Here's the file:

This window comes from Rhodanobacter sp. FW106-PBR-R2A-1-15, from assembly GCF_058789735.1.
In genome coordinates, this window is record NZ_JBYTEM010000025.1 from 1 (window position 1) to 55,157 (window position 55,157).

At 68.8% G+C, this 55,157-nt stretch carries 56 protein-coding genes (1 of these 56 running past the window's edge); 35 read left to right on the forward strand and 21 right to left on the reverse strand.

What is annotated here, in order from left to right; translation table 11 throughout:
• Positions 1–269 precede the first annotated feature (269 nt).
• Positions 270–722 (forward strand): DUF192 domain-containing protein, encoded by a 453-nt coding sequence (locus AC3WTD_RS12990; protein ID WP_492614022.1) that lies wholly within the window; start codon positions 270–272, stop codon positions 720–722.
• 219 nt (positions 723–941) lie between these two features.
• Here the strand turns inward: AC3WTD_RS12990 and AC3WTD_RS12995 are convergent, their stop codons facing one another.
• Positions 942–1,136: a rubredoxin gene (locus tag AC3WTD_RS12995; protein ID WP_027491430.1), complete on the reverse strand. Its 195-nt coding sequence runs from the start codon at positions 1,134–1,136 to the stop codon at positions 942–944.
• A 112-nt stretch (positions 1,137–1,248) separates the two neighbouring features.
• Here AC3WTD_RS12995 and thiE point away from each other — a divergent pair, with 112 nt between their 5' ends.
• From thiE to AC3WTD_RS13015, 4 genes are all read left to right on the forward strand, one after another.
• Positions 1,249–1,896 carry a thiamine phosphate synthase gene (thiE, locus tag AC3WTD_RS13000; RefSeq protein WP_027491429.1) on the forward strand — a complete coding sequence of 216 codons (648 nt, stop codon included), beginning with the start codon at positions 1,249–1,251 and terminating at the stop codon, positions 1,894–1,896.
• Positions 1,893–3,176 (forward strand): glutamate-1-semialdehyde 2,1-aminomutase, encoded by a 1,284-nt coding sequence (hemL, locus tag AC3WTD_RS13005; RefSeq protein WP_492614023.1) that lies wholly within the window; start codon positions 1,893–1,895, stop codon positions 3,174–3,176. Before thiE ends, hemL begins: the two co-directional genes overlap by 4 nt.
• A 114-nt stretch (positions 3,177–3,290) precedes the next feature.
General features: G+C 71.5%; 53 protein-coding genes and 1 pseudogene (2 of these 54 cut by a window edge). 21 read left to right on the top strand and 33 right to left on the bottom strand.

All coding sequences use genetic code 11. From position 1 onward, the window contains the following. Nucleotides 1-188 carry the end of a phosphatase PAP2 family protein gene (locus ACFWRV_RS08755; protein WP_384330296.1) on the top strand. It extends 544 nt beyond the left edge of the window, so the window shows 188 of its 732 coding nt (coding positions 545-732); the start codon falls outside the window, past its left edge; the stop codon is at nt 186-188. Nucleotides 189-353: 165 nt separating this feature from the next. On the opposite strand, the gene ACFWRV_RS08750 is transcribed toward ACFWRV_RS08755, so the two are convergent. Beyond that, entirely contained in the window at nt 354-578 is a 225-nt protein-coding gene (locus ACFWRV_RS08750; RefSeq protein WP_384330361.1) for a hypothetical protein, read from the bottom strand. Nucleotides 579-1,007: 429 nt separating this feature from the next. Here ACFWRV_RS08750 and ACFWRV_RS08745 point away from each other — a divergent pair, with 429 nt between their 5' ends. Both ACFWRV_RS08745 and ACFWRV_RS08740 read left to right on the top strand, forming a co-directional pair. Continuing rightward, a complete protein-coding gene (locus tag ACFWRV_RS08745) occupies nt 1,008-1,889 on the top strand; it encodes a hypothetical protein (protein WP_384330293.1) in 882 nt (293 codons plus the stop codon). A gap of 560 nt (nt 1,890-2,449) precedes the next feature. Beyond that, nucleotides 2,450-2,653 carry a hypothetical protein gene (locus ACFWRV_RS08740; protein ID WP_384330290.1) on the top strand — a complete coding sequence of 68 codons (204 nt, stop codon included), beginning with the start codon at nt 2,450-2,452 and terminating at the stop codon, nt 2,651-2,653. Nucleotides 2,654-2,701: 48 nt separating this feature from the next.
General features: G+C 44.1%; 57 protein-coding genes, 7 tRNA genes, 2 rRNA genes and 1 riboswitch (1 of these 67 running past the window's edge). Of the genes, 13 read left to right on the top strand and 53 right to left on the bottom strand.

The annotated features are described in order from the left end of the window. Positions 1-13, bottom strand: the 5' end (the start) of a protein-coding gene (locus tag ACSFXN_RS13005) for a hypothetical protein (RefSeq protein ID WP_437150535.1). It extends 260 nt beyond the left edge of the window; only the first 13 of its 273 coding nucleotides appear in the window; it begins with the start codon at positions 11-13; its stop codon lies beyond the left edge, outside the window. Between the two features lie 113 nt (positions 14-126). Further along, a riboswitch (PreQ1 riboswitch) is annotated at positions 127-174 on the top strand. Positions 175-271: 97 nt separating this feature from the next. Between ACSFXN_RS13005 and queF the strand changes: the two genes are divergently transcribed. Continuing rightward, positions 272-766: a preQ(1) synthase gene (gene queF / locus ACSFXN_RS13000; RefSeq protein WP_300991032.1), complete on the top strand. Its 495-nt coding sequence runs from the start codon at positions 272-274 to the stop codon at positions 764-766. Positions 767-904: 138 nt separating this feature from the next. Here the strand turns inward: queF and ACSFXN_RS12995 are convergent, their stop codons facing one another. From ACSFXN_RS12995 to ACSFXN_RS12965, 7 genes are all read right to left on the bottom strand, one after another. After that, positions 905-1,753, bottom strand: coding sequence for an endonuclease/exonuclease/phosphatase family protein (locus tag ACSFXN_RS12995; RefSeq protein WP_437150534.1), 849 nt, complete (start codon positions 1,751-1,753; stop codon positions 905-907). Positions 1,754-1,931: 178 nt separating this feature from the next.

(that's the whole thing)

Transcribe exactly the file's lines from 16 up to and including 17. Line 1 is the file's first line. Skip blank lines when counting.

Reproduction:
General features: G+C 71.5%; 53 protein-coding genes and 1 pseudogene (2 of these 54 cut by a window edge). 21 read left to right on the top strand and 33 right to left on the bottom strand.

All coding sequences use genetic code 11. From position 1 onward, the window contains the following. Nucleotides 1-188 carry the end of a phosphatase PAP2 family protein gene (locus ACFWRV_RS08755; protein WP_384330296.1) on the top strand. It extends 544 nt beyond the left edge of the window, so the window shows 188 of its 732 coding nt (coding positions 545-732); the start codon falls outside the window, past its left edge; the stop codon is at nt 186-188. Nucleotides 189-353: 165 nt separating this feature from the next. On the opposite strand, the gene ACFWRV_RS08750 is transcribed toward ACFWRV_RS08755, so the two are convergent. Beyond that, entirely contained in the window at nt 354-578 is a 225-nt protein-coding gene (locus ACFWRV_RS08750; RefSeq protein WP_384330361.1) for a hypothetical protein, read from the bottom strand. Nucleotides 579-1,007: 429 nt separating this feature from the next. Here ACFWRV_RS08750 and ACFWRV_RS08745 point away from each other — a divergent pair, with 429 nt between their 5' ends. Both ACFWRV_RS08745 and ACFWRV_RS08740 read left to right on the top strand, forming a co-directional pair. Continuing rightward, a complete protein-coding gene (locus tag ACFWRV_RS08745) occupies nt 1,008-1,889 on the top strand; it encodes a hypothetical protein (protein WP_384330293.1) in 882 nt (293 codons plus the stop codon). A gap of 560 nt (nt 1,890-2,449) precedes the next feature. Beyond that, nucleotides 2,450-2,653 carry a hypothetical protein gene (locus ACFWRV_RS08740; protein ID WP_384330290.1) on the top strand — a complete coding sequence of 68 codons (204 nt, stop codon included), beginning with the start codon at nt 2,450-2,452 and terminating at the stop codon, nt 2,651-2,653. Nucleotides 2,654-2,701: 48 nt separating this feature from the next.